“Mental strength is everything. Without it, I wouldn’t be able to push my body past its limits and without that I wouldn’t progress.” Henri Schoeman, triathlete and Olympic bronze medallist.
“With race walking it is important. You need to focus on your technique on your pace, on your breathing, on your shoulders. The moment you’re not focused, you won’t get it right. You need to be focused mentally, focused physically and be ready with everything in your life. In sports – you use your mind, body, everything you have”. Lebogang Shange, Olympian race walker
“A 50k walk is almost four hours…therefore mental plays a huge role. I’ve had races where on the money at 30km or 40km I have a mind fart and do something stupid [like] missing a drink… a feeding station. To put into perspective, it’s on a 2km loop so you do 25 laps. It’s a huge mental thing. I try generally train on a route that mimics the Olympics. A route that has repetition, to try and coach my mind. I try roleplay in a 15km or 30km session this is the last 25k of the Olympics. I have goal setting, visualization setting to try prepare myself” – Marc Mundell, Olympian race walker
“It’s huge, your head needs to be switched on and in the right place, like with most things in life.” – Mari Rabie, Olympic triathlete
“It is important to have a strong mental capacity to overcome anything.” – Wenda nel, Olympic hurdles
“ALOT! 2km is really far. If you ever get on the rowing machine called an Ergometer at the gym, try row 2000m as hard as you can. See what happens in your mind just after 200m. Every part of your body says stop. ‘This is killing you’. And you still have 1800m to go. Rowers can deal with a lot of pain.” – Ursula Grobler, Olympic rower
“Mental strength is everything in racing. In training we are training both the body and the mind to be fit and strong. You have to believe you can do it no matter the situation and stay cool and calm even when things are going a little bit wrong and some crews are going faster than you. You have to trust and believe in the training you have done and that you can come back to win. Before a race and sometimes in a race when you are hurting, your mind can play tricks on you; it is easy to fail and to tell yourself it is ok, anyone can do that. You have to believe, have no regrets and do your best and then hang on a little bit more every time – in anything you do if you want to achieve.” Shaun Keeling, Rower and Olympic silver medallist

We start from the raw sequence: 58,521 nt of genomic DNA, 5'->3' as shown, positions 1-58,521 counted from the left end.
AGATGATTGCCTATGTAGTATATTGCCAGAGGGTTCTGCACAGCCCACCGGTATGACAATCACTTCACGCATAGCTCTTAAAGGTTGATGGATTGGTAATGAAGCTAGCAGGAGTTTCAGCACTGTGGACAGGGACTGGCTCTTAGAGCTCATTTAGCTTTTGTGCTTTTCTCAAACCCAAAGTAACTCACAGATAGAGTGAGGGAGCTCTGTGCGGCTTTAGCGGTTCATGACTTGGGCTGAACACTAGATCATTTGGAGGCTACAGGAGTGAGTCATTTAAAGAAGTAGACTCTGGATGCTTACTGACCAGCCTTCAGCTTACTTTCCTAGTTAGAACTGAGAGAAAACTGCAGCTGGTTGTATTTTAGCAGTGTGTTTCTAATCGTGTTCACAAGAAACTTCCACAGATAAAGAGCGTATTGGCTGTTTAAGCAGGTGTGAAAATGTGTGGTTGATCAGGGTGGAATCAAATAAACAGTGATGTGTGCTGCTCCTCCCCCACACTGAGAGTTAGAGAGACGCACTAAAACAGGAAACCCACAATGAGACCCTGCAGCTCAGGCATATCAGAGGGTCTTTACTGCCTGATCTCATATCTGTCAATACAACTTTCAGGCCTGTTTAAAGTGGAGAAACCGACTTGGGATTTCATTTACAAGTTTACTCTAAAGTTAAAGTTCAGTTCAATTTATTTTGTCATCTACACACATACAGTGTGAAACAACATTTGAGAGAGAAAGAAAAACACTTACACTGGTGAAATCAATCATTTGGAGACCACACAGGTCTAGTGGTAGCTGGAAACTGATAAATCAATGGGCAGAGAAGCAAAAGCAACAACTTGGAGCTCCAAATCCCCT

“The only thing that I have done that is more painful than a rowing race is training for a rowing race. Other sports and events can be harder but I have yet to find one that causes so much pain in such a short time. The mental strength required is massive; you have to be ready for the hurt and still be able think and push on when you are deep in it. That is where you start to find your true physical limits – when your mind pushes through the pain and your body is the one that starts to buckle.” Lawrence Brittain, Rower and Olympic silver medallist
Mental strength applies not only to top level athletes but to everyone – athletic or not. As Dr Ross Tucker explained, we all have mental barriers. “We can each improve within ourselves by reframing our expectations, by challenging our beliefs, by identifying our own mental barriers and then breaking them down.”
Zissy is the co-founder of Nutreats. She likes to make things, do things and wear things.